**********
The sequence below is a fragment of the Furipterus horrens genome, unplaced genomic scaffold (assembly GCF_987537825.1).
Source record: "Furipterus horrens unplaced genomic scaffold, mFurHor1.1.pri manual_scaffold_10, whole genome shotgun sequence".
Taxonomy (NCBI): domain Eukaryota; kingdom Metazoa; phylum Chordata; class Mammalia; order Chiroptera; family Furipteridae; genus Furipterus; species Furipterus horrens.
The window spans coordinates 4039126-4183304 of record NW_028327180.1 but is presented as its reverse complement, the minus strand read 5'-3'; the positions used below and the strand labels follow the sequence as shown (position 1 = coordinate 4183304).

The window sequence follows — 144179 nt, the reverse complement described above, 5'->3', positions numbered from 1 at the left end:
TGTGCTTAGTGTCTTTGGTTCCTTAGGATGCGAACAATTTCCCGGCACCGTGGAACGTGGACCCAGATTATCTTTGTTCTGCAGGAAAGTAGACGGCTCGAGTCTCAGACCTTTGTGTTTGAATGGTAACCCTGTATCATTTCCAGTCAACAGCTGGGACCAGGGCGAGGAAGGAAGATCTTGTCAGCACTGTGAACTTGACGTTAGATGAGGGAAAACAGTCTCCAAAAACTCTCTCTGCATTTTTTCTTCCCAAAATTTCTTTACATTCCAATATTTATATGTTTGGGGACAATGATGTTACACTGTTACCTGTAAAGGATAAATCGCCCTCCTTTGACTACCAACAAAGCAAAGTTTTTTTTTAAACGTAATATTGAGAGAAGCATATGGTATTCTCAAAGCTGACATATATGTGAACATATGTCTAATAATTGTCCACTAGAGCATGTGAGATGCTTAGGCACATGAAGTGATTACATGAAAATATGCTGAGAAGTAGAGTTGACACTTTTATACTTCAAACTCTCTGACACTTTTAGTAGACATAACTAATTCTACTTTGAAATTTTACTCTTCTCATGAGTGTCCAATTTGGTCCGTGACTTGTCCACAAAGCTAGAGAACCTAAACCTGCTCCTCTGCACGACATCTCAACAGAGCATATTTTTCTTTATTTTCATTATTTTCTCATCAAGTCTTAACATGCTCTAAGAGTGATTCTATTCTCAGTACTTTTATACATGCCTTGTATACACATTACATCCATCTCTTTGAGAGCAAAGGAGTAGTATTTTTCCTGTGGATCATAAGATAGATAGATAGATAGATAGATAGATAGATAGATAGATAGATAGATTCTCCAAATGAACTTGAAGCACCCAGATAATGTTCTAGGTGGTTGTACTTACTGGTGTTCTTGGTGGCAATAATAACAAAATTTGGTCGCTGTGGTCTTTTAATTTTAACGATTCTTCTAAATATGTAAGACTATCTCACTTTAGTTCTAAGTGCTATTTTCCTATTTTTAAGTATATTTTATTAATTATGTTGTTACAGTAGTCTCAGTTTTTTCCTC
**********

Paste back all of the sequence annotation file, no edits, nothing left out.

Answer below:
The sequence below is a fragment of the Furipterus horrens genome, unplaced genomic scaffold (assembly GCF_987537825.1).
Source record: "Furipterus horrens unplaced genomic scaffold, mFurHor1.1.pri manual_scaffold_10, whole genome shotgun sequence".
Taxonomy (NCBI): domain Eukaryota; kingdom Metazoa; phylum Chordata; class Mammalia; order Chiroptera; family Furipteridae; genus Furipterus; species Furipterus horrens.
The window spans coordinates 4039126-4183304 of record NW_028327180.1 but is presented as its reverse complement, the minus strand read 5'-3'; the positions used below and the strand labels follow the sequence as shown (position 1 = coordinate 4183304).

The window sequence follows — 144179 nt, the reverse complement described above, 5'->3', positions numbered from 1 at the left end:
TGTGCTTAGTGTCTTTGGTTCCTTAGGATGCGAACAATTTCCCGGCACCGTGGAACGTGGACCCAGATTATCTTTGTTCTGCAGGAAAGTAGACGGCTCGAGTCTCAGACCTTTGTGTTTGAATGGTAACCCTGTATCATTTCCAGTCAACAGCTGGGACCAGGGCGAGGAAGGAAGATCTTGTCAGCACTGTGAACTTGACGTTAGATGAGGGAAAACAGTCTCCAAAAACTCTCTCTGCATTTTTTCTTCCCAAAATTTCTTTACATTCCAATATTTATATGTTTGGGGACAATGATGTTACACTGTTACCTGTAAAGGATAAATCGCCCTCCTTTGACTACCAACAAAGCAAAGTTTTTTTTTAAACGTAATATTGAGAGAAGCATATGGTATTCTCAAAGCTGACATATATGTGAACATATGTCTAATAATTGTCCACTAGAGCATGTGAGATGCTTAGGCACATGAAGTGATTACATGAAAATATGCTGAGAAGTAGAGTTGACACTTTTATACTTCAAACTCTCTGACACTTTTAGTAGACATAACTAATTCTACTTTGAAATTTTACTCTTCTCATGAGTGTCCAATTTGGTCCGTGACTTGTCCACAAAGCTAGAGAACCTAAACCTGCTCCTCTGCACGACATCTCAACAGAGCATATTTTTCTTTATTTTCATTATTTTCTCATCAAGTCTTAACATGCTCTAAGAGTGATTCTATTCTCAGTACTTTTATACATGCCTTGTATACACATTACATCCATCTCTTTGAGAGCAAAGGAGTAGTATTTTTCCTGTGGATCATAAGATAGATAGATAGATAGATAGATAGATAGATAGATAGATAGATAGATTCTCCAAATGAACTTGAAGCACCCAGATAATGTTCTAGGTGGTTGTACTTACTGGTGTTCTTGGTGGCAATAATAACAAAATTTGGTCGCTGTGGTCTTTTAATTTTAACGATTCTTCTAAATATGTAAGACTATCTCACTTTAGTTCTAAGTGCTATTTTCCTATTTTTAAGTATATTTTATTAATTATGTTGTTACAGTAGTCTCAGTTTTTTCCTC